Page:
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Friday, July 30, 2004

Polish Troops in Iraq

Iraq War News

By Toby Harnden in Sadr City
SOMETHING about Sadr City was not quite right. An hour earlier, there had been the usual throngs of barefoot children running out from between the piles of rotting garbage and pools of sewage to wave at American soldiers.
But as the four Humvees and two Bradley fighting vehicles of the Iron Deuce platoon of Warrior Company rumbled out from Camp Eagle towards the centre of the slum, the main streets were empty apart from a tethered donkey and a few wandering goats.

Small knots of men peered out from alleyways. A lone figure appeared from a rooftop and then vanished. “It’s kind of quiet around here,” said Specialist Daniel Brown, driving Humvee Alpha Three Six. Just 21, he had already seen more action in the past six weeks than many infantrymen do in two decades.

Sergeant Michael Williams and Staff Sergeant Robert Miltenberger surveyed the scene through the sights of their M-16 rifles.“Staff Sergeant, if anything happens and I get hit, my bandages are in my left cargo pocket,” said Sgt Williams, 30, a tobacco-chewing father of four and self-proclaimed “grunt from Texas”. ”Okay,” said Staff Sgt Miltenberger, at 38 one of the oldest men in the platoon. “I though for a moment you wanted me to tell your wife you loved her.”

From the Humvee behind, a loudspeaker began to blare out a message in Arabic prepared by the “psyops” –psychological operations – team. “To all Iraqis, peace be upon you…Help us make your proud community safer and turn in your functional weapons for cash.”
Many soldiers were skeptical about the “weapons buy-back” programme was worthwhile. With $200 being offered for an AK-47 – around four times the local value – the danger was that the Mahdi Army might give in guns simply to get money to buy more.
Led by Moqtada Sadr, a 31-year-old fiery Islamist cleric, the Mahdi Army is engaged in a deadly fight for control of Sadr City, named after his father, a revered religious figure. The younger Sadr enjoys only minority support – perhaps 10 or 20 per cent - but a Mahdi reign of terror in the area has helped stifle opposition.
Home to an estimated 2.5 million impoverished Shia, Sadr City, was formerly called Saddam City, a calculated insult from Saddam Hussein, whose dictatorship had systematically oppressed Iraq’s majority Shia population. After a year of relative calm, Sadr’s men killed eight soldiers from the 2nd Battalion of the US Army’s 5th Cavalry Regiment after mounting an ambush on April 4th, the day the mechanised infantry unit took responsibility for the area. Hundreds of Mahdi men died.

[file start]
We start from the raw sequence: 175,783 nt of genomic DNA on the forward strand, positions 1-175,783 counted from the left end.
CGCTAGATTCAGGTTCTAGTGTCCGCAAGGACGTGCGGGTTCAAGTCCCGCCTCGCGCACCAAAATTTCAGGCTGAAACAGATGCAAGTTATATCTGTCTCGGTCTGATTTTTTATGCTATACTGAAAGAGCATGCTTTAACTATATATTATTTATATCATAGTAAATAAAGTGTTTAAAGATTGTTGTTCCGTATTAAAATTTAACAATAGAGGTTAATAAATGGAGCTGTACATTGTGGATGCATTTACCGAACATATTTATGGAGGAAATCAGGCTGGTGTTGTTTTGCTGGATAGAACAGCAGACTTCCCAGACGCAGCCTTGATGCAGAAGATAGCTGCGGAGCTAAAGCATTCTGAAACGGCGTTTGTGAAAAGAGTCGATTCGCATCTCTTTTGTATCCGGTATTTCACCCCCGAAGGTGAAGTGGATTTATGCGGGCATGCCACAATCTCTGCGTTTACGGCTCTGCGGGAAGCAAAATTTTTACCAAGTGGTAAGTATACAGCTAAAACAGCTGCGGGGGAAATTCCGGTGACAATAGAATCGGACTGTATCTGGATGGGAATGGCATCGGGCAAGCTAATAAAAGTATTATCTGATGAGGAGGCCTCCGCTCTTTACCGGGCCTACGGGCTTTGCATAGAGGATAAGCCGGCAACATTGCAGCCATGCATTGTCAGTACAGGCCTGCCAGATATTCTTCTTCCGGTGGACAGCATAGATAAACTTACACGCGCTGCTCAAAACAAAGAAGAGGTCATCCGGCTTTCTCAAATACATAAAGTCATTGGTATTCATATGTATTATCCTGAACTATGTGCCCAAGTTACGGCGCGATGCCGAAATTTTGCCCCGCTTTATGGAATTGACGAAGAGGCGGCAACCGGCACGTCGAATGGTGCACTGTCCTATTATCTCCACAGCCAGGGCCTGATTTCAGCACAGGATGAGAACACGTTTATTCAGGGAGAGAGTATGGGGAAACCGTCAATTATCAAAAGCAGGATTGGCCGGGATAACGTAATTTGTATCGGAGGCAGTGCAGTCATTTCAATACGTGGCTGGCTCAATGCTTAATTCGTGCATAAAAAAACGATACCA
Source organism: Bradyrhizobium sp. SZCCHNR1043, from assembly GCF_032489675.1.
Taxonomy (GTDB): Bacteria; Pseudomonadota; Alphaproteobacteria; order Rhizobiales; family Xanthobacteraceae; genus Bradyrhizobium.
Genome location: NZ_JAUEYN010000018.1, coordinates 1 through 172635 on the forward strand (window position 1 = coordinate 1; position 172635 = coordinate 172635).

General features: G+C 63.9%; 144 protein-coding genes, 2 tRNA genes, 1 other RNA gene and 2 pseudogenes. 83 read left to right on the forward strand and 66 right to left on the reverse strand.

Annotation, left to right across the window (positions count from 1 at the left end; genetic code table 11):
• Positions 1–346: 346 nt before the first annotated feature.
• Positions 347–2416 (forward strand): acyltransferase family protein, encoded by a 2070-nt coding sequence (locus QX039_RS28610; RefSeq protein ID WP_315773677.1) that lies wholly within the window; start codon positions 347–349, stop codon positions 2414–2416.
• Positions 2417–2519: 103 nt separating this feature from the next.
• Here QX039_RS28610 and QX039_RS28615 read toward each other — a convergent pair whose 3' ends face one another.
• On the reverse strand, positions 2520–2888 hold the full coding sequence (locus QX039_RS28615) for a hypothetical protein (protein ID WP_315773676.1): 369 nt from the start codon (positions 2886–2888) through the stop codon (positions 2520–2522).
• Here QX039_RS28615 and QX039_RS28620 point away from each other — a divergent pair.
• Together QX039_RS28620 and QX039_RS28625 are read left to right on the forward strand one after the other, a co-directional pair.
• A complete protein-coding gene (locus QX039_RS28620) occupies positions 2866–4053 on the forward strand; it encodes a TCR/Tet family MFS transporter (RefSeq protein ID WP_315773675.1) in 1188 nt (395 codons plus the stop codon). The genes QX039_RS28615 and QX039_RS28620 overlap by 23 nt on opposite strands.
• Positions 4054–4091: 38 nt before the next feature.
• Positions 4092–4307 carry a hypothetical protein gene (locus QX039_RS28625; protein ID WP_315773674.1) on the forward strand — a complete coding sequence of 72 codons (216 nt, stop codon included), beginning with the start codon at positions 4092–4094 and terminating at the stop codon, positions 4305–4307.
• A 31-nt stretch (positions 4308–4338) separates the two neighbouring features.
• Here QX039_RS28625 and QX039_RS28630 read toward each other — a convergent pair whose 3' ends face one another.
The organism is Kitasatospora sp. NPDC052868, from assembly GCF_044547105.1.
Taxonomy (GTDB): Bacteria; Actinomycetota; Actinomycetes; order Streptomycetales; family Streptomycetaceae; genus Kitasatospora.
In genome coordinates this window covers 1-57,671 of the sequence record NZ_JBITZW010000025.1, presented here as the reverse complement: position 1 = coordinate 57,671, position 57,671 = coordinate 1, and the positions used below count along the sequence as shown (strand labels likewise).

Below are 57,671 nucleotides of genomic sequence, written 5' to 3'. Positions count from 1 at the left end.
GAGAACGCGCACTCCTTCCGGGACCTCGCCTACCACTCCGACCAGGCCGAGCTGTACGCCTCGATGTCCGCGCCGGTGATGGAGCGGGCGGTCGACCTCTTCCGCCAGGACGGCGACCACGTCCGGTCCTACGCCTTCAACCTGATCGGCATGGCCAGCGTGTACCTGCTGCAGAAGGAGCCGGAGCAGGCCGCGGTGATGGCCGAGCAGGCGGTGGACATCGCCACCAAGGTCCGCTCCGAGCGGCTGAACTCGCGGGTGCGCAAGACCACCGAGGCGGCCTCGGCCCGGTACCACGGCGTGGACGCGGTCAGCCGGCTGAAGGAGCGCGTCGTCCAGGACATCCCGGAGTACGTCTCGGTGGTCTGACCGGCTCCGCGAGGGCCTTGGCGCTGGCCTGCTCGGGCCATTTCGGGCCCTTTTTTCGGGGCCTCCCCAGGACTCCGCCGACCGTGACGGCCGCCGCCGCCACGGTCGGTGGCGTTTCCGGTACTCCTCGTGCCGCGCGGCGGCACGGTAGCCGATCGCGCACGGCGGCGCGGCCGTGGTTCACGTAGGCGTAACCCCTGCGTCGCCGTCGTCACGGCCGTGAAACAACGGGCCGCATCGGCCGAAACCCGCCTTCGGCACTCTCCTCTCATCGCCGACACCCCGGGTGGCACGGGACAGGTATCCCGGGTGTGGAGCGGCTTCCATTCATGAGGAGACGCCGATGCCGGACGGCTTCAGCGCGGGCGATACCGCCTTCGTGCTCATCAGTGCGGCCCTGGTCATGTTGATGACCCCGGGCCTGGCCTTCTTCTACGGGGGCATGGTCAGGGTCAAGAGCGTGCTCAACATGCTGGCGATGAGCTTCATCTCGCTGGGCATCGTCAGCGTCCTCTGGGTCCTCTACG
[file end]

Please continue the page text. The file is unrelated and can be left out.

Apart from publicising the weapons buyback scheme, the aim of the afternoon patrol was to visit the Tatheeb police station to assess the morale of Iraqi police officers, most of whom deserted their posts on April 4th, and monitor Mahdi activity in their neighbourhood. With the six vehicles parked in defensive positions outside the police station, Lieutenant Dave Swanson, the 25-year-old West Point graduate commanding the Iron Deuce platoon, went inside to talk to the chief of police.
Removing his helmet to reveal a completely bald pate, Lt Swanson began to discuss the problem of policemen failing to turn up for work. “I don’t quit my job and they’re shooting at me too,” he explained through an interpreter. As he spoke a shot rang out from the south, quickly followed by two more. “AK”, he said. “First one sounded like a misfire.” Ordering two soldiers onto the roof, he calmly continued his conversation.
Minutes later, there was a much louder bang as a Rocket Propelled Grenade was fired at the vehicles outside. It was followed by the throaty rattle of an RPK light machine-gun from the south and then more AK-47s, this time from the east. “Looks like we’re about to have us a little shoot out,” said Lt Swanson.

Outside, the psyops team had been handing out leaflets about the weapon buyback to children who were taking them across the street to their parents. The adults were tearing them up the leaflets and throwing them on the ground. About eight children had been gathered around a Humvee when the first Mahdi shots were fired.
Staff Sgt Miltenberger, stationed on the roof, yelled down into the station courtyard that he could see a gunman firing from around a corner. “Well, as soon as he comes round the corner, you pick him off.” The NCO opened fire to the south. “Get him,” shouted Lt Swanson. “Shoot him Milt.” Fire was now coming in from three sides, leaving only the entrance to the police station clear. “Get everybody in here,” ordered Lt Swanson, detailing Sergeant 1st Class Eric Ivey, 29, the platoon sergeant, to assign each man a position.

A full-scale gun battle was now raging with the machine gunners from all six vehicles outside laying down a carpet of fire. The rattle of the RPK ceased suddenly. “I was just informed the Bradley took that RPK out,” said Sgt Ivey. Out in the street, a wailing chant was being broadcast. “Is that a call to worship?” Lt Swanson asked the police chief. It was too early for that. Instead, someone at the mosque was beckoning people to battle.

More and more Mahdi men were flocking to the area. “See if we can draw them to us and take them out,” said Lt Swanson to Sgt Ivey. “Then we’ll roll out.” The three-man psyops team had driven out in an unarmoured Humvee. Lieutenant Peter East, 27, normally the night battle commander from the base Tactical Operations Centre, came into the police station. This was his first combat patrol. “I got an RPG near me, about 15 to 20 feet away,” he said. “That was pretty sweet. This is what I wanted to see.”